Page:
Thanks, glad you liked it. I wish I knew where it came from. Even though I walked out of Sunday School when I was six years old, not believing a word of it, I’ve always been fascinated by religion and why some people have it and I don’t.
Another part of it, no doubt comes from playing Populous a lot, back in the earlier days of computer games. For those that don’t know, Populous was a ‘God Game’, a strategy game where you take on the role of a god for your tribe of people, helping them grow and spread and killing their enemies with floods, volcanoes, earthquakes and so on.
The rest of it grew from this Although, as you can see the novel turned out very different to that original idea.
I think playing that kind of game has given many a kid a God complex.
I’ve also read some of your more serious work, such as What Dreams May Come, but even here, you can’t suppress the occasional laugh. Do you have difficulty taking life seriously?
The universe doesn’t seem to want to take me seriously, so I refuse to take it seriously.
I once said, only half-joking, that I learnt more from Monty Python than I ever did from the educational system.
I think I feel happier writing funny books and I recently gave up working on the outline of a more serious one because I realised I wouldn’t enjoy writing it as much as I would a funny one. So, for the foreseeable future I think they will be more or less all funny ones of some shape or form.
I agree. If you aren't enjoying it, a reader won't.
Much of your output is humorous but you’ve ventured into what could be called speculative fiction. Is there another genre you’re itching to try?
I don’t know. I don’t really think of things in terms of genre as such. I’ll quite happily read anything from chick-lit to historical fiction to horror, science fiction to literary fiction to erotica and all points in-between as long as the story engages me. I see genre as an artificial boundary created for marketing purposes than anything significant or real. So I could see myself writing more or less anything, that is if I could be bothered to do the research for a genre that demands it. I’d much rather make things up than research them, though.
So, you don't like spitting writing into genres, but for the sake of argument, is there any genre you’d definitely not feel drawn to writing?
I suppose, if anything, Young Adult, New Adult or whatever they are calling it this week. Mainly because I don’t understand what it is. Back in my day, I read kids’ books until I was about 12 or 13 or so, and then I wanted to read proper grown up books, so I can’t really get my mind around having a sort of in-between category. Having said that though, I have read a fair few books classed as YA and loved them, so it is not the books themselves, just the category/genre that confuses me. But like I sad above, I’m not much of one for genre limitations.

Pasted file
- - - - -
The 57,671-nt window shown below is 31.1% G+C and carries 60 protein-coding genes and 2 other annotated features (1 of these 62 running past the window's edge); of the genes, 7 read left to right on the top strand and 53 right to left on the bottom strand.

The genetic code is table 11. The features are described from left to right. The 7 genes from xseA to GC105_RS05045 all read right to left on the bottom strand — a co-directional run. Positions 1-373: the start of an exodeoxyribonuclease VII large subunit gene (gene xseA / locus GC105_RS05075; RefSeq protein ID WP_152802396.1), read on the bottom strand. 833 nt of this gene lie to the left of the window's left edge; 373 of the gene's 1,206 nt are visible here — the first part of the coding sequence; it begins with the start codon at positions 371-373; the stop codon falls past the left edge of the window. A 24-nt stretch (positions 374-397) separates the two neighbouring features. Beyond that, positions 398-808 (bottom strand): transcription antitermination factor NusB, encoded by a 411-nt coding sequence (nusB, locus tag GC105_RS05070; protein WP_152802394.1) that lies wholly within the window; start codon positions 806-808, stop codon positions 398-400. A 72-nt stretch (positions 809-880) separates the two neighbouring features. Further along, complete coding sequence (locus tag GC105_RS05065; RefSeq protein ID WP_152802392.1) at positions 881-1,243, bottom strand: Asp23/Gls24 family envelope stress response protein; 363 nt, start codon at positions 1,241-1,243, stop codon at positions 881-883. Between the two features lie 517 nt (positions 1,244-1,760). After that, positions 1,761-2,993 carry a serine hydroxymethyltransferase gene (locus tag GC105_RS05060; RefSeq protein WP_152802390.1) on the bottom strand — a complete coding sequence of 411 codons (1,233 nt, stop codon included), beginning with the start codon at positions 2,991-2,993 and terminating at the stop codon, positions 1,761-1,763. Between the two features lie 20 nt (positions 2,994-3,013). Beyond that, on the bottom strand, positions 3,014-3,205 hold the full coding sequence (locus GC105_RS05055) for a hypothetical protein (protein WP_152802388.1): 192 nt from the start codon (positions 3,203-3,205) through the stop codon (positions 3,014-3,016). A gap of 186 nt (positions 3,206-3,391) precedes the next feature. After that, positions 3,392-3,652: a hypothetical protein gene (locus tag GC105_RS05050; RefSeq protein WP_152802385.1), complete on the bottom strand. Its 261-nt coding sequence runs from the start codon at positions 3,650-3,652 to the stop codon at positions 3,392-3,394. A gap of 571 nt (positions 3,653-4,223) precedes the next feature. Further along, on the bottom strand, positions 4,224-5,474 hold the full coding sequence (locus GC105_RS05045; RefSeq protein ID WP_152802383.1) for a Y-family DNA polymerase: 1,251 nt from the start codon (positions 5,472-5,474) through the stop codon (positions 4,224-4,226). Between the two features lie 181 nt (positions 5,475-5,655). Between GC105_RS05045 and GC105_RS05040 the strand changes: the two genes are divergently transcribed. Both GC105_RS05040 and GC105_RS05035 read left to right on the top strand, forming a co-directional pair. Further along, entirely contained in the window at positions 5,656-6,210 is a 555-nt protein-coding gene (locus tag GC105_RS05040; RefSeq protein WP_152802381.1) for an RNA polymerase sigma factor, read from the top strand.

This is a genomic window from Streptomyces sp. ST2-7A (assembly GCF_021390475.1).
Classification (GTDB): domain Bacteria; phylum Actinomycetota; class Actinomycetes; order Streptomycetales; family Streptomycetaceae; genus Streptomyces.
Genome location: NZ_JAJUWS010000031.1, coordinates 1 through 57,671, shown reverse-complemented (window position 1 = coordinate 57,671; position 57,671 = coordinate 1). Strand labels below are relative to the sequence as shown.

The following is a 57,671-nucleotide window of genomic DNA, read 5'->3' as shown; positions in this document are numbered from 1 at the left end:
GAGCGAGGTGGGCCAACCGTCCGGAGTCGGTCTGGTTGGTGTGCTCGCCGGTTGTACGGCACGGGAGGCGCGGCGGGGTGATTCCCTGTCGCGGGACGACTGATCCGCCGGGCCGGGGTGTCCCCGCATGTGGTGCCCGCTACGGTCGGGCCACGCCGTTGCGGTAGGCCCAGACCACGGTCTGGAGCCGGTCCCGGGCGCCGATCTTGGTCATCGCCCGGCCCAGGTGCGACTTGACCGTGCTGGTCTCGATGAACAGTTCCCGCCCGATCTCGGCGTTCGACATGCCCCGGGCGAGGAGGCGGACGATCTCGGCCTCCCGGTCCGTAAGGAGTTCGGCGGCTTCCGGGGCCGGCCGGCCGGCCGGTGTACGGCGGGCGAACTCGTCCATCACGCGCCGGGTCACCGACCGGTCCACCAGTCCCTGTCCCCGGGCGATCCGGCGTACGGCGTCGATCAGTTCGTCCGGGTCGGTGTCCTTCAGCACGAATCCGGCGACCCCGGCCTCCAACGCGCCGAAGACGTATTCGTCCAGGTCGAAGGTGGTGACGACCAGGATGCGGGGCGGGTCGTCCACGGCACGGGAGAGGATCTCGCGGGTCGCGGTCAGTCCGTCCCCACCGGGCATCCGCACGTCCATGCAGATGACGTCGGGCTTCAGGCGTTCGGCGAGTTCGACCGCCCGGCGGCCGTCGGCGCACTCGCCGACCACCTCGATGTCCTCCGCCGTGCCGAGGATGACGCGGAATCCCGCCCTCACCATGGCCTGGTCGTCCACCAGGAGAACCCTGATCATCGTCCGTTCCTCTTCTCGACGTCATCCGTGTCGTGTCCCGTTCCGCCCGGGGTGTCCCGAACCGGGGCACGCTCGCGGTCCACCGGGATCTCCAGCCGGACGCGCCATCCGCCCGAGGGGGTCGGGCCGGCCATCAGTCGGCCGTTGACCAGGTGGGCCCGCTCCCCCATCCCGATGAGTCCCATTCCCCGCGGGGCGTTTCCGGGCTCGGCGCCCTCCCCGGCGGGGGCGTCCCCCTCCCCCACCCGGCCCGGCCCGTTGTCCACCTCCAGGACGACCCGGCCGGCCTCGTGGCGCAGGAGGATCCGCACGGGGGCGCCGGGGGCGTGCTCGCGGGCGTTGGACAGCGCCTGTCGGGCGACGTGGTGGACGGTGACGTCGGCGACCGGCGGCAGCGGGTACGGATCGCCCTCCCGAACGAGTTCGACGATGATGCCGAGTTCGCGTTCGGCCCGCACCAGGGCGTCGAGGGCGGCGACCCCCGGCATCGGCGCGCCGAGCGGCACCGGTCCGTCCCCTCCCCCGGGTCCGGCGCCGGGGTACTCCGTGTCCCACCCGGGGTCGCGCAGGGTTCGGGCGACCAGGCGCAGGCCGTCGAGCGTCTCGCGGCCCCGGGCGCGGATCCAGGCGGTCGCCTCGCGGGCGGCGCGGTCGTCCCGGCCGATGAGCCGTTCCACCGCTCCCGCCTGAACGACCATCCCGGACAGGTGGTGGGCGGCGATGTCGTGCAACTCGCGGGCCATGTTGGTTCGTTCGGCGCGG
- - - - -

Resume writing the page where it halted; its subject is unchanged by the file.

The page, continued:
I've always enjoyed Young Adult fiction. You can't get away with waffle or youngsters won't read it. And, if it’s not a state secret, what are you currently working on?
I have a four-stage process: outline, first draft, second draft and final draft. I always try to have at least one project at each stage. The current final draft is one based on characters and situations from an old blog of mine – a very silly one indeed: combined with a sort of Dan Brown Da Vinci Code type story. The World famous antique treasure: The Golden Sex Spatula has been stolen from the British Museum of Perversion and it is feared that the erotic potential it possesses could – if misused - cause a cataclysmic destruction of all the sex particles in the universe. That is unless the UK’s leading investigators of the rude and naughty – Norbert and Maureen Trouser-Quandary, can recover it in time. There is a secret society, high-end physics, cream cakes, a very well-endowed blacksmith and a charabanc trip to the Naughtie Islands and its ancient monument, Stoneminge in it. It is very silly indeed and should be out in a few months.
The second draft one is about a bloke who writes a book and things get complicated.
The first draft one is my short story Twisting the Night Away, expanding out into a novel.
The current outline is going to be about a collision between magic and bureaucracy – possibly, although at the moment it is only a handful of sentences.
Thanks, David. I look forward to seeing those, and best of luck with In The Beginning, which I enjoyed very much.
You can find David and his writings on Amazon here.